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Subject svn commit: r1408448 - in /commons/proper/configuration/trunk/src/site/xdoc/userguide: howto_beans.xml user_guide.xml
Date Mon, 12 Nov 2012 20:39:22 GMT
Author: oheger
Date: Mon Nov 12 20:39:21 2012
New Revision: 1408448

[CONFIGURATION-514] Updated user guide.


Modified: commons/proper/configuration/trunk/src/site/xdoc/userguide/howto_beans.xml
--- commons/proper/configuration/trunk/src/site/xdoc/userguide/howto_beans.xml (original)
+++ commons/proper/configuration/trunk/src/site/xdoc/userguide/howto_beans.xml Mon Nov 12
20:39:21 2012
@@ -15,12 +15,12 @@
    See the License for the specific language governing permissions and
    limitations under the License.
+<!-- $Id$ -->
   <title>Declaring Beans Howto</title>
-  <author email="">Oliver Heger</author>
@@ -160,7 +160,7 @@ public class DefaultWindowManager implem
         <code>windowManager</code> element and including its sub elements. Note
         the following points:
-          <li>The (full qualified) class of the bean is specified using the
+          <li>The (fully qualified) class of the bean is specified using the
           <code>config-class</code> attribute. (Attributes starting with the
           prefix &quot;config-&quot; are reserved; they contain special meta
           data for the bean creation process.)</li>
@@ -204,7 +204,144 @@ WindowManager wm = (WindowManager) BeanH
         will be thrown.
+      <subsection name="Constructor arguments">
+      <p>
+        In the examples so far we assumed that beans are created using their
+        standard constructor. This is appropriate for classes conforming to the
+        Java Beans specification which requires bean classes to have such a
+        no-argument constructor. Commons Configuration also supports invoking
+        an arbitrary constructor passing in the corresponding constructor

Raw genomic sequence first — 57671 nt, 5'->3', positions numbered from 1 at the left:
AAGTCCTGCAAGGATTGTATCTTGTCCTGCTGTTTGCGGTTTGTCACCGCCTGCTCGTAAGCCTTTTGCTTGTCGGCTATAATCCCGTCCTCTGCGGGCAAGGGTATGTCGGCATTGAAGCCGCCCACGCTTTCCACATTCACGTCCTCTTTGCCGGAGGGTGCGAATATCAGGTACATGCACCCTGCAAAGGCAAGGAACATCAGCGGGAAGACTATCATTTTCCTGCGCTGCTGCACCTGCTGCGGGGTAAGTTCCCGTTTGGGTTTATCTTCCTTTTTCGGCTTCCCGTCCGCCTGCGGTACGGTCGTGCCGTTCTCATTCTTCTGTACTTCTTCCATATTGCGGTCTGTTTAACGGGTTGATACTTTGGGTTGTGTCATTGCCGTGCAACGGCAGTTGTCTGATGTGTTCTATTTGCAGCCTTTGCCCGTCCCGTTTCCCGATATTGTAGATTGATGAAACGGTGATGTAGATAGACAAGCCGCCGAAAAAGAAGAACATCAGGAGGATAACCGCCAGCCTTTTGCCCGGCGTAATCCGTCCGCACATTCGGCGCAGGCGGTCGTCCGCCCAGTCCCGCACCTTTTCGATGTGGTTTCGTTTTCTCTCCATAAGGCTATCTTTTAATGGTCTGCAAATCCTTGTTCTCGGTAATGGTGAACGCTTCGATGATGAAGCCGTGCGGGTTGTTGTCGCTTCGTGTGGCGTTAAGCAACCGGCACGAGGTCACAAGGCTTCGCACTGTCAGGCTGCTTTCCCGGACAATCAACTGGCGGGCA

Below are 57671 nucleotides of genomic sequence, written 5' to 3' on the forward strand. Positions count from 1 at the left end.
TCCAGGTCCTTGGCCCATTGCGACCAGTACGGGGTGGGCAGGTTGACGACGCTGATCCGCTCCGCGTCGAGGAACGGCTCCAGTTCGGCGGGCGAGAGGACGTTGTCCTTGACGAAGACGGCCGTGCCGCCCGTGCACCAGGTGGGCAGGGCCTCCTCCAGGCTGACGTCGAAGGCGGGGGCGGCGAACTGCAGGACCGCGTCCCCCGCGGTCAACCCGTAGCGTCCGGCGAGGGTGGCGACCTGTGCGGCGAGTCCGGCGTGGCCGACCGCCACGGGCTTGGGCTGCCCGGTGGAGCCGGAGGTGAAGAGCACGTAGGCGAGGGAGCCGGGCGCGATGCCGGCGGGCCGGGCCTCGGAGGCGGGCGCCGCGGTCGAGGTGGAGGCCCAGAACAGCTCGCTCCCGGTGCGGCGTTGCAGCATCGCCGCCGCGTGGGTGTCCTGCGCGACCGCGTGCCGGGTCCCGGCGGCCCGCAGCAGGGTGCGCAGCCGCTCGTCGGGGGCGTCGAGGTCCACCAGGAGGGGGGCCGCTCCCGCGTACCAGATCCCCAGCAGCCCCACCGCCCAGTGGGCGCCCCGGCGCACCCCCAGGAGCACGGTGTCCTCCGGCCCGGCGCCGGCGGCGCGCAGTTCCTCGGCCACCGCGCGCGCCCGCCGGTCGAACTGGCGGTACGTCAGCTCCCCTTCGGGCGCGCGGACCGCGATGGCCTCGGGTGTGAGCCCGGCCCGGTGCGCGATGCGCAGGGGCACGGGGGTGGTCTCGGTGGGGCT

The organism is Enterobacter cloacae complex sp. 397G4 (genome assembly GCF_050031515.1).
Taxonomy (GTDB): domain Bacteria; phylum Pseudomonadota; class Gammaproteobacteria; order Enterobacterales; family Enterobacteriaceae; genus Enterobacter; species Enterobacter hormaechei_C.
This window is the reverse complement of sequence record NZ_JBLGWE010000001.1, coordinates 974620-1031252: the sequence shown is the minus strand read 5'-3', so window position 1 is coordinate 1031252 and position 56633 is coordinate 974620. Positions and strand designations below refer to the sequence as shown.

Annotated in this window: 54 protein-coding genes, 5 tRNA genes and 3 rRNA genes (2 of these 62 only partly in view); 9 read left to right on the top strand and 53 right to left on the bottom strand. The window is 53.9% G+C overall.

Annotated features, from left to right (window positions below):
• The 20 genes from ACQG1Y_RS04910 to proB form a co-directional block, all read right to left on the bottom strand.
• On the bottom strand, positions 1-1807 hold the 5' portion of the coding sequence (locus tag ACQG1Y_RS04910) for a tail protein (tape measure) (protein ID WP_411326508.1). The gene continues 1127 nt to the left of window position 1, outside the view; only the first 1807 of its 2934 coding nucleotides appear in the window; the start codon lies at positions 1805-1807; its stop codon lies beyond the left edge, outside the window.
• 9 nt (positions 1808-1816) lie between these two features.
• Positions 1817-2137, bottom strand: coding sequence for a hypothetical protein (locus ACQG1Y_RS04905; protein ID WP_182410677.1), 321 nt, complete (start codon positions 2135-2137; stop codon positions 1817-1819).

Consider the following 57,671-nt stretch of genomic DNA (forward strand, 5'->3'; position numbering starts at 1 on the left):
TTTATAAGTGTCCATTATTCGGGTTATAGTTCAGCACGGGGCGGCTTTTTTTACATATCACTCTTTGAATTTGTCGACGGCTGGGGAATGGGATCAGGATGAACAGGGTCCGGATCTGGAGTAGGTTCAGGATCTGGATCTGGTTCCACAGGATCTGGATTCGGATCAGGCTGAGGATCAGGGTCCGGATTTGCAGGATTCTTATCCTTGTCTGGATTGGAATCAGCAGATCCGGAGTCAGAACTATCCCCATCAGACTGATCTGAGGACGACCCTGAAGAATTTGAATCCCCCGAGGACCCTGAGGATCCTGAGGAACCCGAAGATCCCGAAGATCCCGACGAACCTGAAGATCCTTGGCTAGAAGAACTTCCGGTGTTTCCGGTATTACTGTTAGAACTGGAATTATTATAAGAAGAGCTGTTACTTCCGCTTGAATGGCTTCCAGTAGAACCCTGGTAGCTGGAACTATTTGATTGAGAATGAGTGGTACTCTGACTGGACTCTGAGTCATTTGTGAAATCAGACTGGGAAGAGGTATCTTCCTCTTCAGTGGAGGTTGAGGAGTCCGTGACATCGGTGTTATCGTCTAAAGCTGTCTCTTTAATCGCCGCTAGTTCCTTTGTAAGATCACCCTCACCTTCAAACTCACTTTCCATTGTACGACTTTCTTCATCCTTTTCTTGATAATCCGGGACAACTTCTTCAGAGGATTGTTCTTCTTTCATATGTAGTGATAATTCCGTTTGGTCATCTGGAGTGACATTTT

+        arguments. Let's extend the example from the previous section and assume
+        that the <code>WindowStyleDefinition</code> class is now an immutable
+        class which has to be initialized by passing parameters to its
+        constructor. The constructor may look as follows:
+      </p>
+public class WindowStyleDefinition
+    ...
+    public WindowStyleDefinition(String forefround, String background,
+        Font stdFont)
+    {
+        ...
+    }
+    ...
+      <p>
+        In order to create an instance of <code>WindowStyleDefinition</code>,
+        we have to pass the foreground and background colors and a standard
+        font to the constructor. The colors are simple strings while a font is
+        again a complex object. The following code fragement shows the complete 
+        bean declaration for this scenario:
+      </p>
+<?xml version="1.0" encoding="ISO-8859-1" ?>
+  <gui>
+    <windowManager config-class=""
+      closable="false" resizable="true" defaultWidth="400"
+      defaultHeight="250">
+      <styleDefinition config-class="">
+        <config-constrarg config-value="#0080ff"/>
+        <config-constrarg config-value="#ffffff"/>
+        <config-constrarg config-class="java.awt.Font">
+          <config-constrarg config-value="Monospaced"/>
+          <config-constrarg config-value="0"/>
+          <config-constrarg config-value="12"/>
+        </config-constrarg>
+      </styleDefinition>
+    </windowManager>
+  </gui>
+      <p>
+        The <em>styleDefinition</em> property is still defined as a nested
+        bean declaration in the body of the <code>&lt;windowManager&gt;</code>
+        element. But this time there are nested
+        <code>&lt;config-constrarg&gt;</code> elements. Each element
+        one constructor argument. In this example there are three constructor
+        arguments for the foreground color, the background color, and the
+        standard font. The first two arguments are simple values (i.e. primitive
+        Java data types) and are defined using the <code>config-value</code>